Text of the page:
The Basics: Overview
Medicines can help you feel better and get well when you are sick. But if you don’t follow the directions, medicines can hurt you.
You can lower your chances of side effects from medicines by carefully following the directions on the medicine label or from your pharmacist, doctor, or nurse.
Side effects may be mild, like an upset stomach. Other side effects – like damage to your liver – can be more serious. Some side effects can even be deadly.
Take these simple steps to avoid problems with medicines.
- Follow the directions on the medicine label carefully.
- If you don’t understand the directions, ask your doctor, nurse, or pharmacist to explain them to you.
- Keep a list of all the medicines, vitamins, minerals, and herbs you use. Share this information with your doctor at your next checkup.
- Store your medicines in a cool, dry place where children and pets can’t see or reach them.
The Basics: Prescription Medicines
There are different types of medicine.
The 2 categories of medicine are prescription and over-the-counter (OTC).
Prescription medicines are medicines you can get only with a prescription (order) from your doctor. You get these medicines from a pharmacy.
Prescription medicines shouldn’t be used by anyone except the person whose name is on the prescription.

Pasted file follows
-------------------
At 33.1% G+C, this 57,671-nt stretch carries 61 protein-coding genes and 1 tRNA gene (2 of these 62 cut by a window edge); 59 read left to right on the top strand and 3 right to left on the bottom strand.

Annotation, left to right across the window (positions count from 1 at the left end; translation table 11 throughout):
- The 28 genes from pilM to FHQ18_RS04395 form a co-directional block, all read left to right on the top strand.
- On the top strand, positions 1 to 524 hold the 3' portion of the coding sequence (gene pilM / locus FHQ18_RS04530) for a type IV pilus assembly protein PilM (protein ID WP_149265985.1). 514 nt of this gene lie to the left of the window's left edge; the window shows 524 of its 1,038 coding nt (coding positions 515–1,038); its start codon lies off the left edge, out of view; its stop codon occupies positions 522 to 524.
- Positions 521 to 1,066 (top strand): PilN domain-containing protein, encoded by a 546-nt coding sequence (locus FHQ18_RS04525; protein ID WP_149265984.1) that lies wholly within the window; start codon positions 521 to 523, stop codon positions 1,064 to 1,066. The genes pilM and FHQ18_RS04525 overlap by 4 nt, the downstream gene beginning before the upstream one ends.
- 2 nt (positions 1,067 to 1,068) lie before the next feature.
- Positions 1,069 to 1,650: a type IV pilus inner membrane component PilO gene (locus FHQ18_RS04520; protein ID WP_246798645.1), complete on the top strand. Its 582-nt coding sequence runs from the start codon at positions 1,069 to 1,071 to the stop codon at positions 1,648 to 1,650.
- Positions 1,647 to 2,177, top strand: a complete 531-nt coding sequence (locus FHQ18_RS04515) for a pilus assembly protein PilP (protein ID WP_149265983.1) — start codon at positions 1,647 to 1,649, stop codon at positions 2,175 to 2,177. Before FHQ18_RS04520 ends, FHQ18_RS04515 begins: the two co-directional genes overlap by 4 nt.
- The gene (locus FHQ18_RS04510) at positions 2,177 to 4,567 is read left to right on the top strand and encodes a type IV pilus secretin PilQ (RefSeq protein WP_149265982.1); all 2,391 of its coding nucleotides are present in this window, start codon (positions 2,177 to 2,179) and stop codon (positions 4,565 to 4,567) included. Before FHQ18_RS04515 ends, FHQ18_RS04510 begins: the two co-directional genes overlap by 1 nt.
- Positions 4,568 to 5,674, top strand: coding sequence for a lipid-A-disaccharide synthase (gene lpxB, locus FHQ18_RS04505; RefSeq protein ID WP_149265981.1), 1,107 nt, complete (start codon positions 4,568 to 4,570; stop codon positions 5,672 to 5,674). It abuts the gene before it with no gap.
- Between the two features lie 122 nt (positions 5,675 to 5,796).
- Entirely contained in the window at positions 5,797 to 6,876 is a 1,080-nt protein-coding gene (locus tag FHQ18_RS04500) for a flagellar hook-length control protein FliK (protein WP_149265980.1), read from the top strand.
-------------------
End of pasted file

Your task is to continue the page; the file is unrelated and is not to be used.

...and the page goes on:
Get rid of expired (out-of-date) or unused prescription medicines. Learn about how to get rid of medicines safely or ask your pharmacist for tips.
Sometimes you can choose between a generic medicine and a brand name medicine. Generic and brand name medicines work the same way, but generic medicine usually costs less.
Talk to your doctor, pharmacist, or insurance company for more information about generic medicines. Learn more about generic medicines.
The Basics: OTC Medicines
Over-the-counter (OTC) medicines are medicines you can buy at a store without a prescription.
Some examples of OTC medicines include:
- Cold and flu medicines
- Pain medicines like aspirin, acetaminophen, and ibuprofen
- Allergy medicines
- Sleep aids
- Toothpaste with fluoride
Drug Facts label
All OTC medicines come with a Drug Facts label. The information on this label can help you choose the right OTC medicine for your symptoms.
The Drug Facts label also gives you instructions for using the medicine safely. OTC medicines can cause side effects or harm if you use too much or don’t use them correctly.
Following the directions on the Drug Facts label will lower your chances of side effects. Learn more about what’s on the Drug Facts label.
Your doctor, nurse, or pharmacist can also help you choose OTC medicines and answer any questions you may have.
Take Action: Talk to Your Doctor
Prevent problems and mistakes with your medicines.
Follow the directions carefully.
Be sure to read the directions carefully when taking prescription or OTC medicines. Review this guide to using OTC medicines safely [PDF - 944 KB].
If you notice unpleasant side effects after taking medicine, like feeling dizzy or having an upset stomach, call your doctor or nurse.
Talk to your doctor.
Before you use any new prescription medicines, tell your doctor:
- About other medicines you use – both prescription and OTC medicines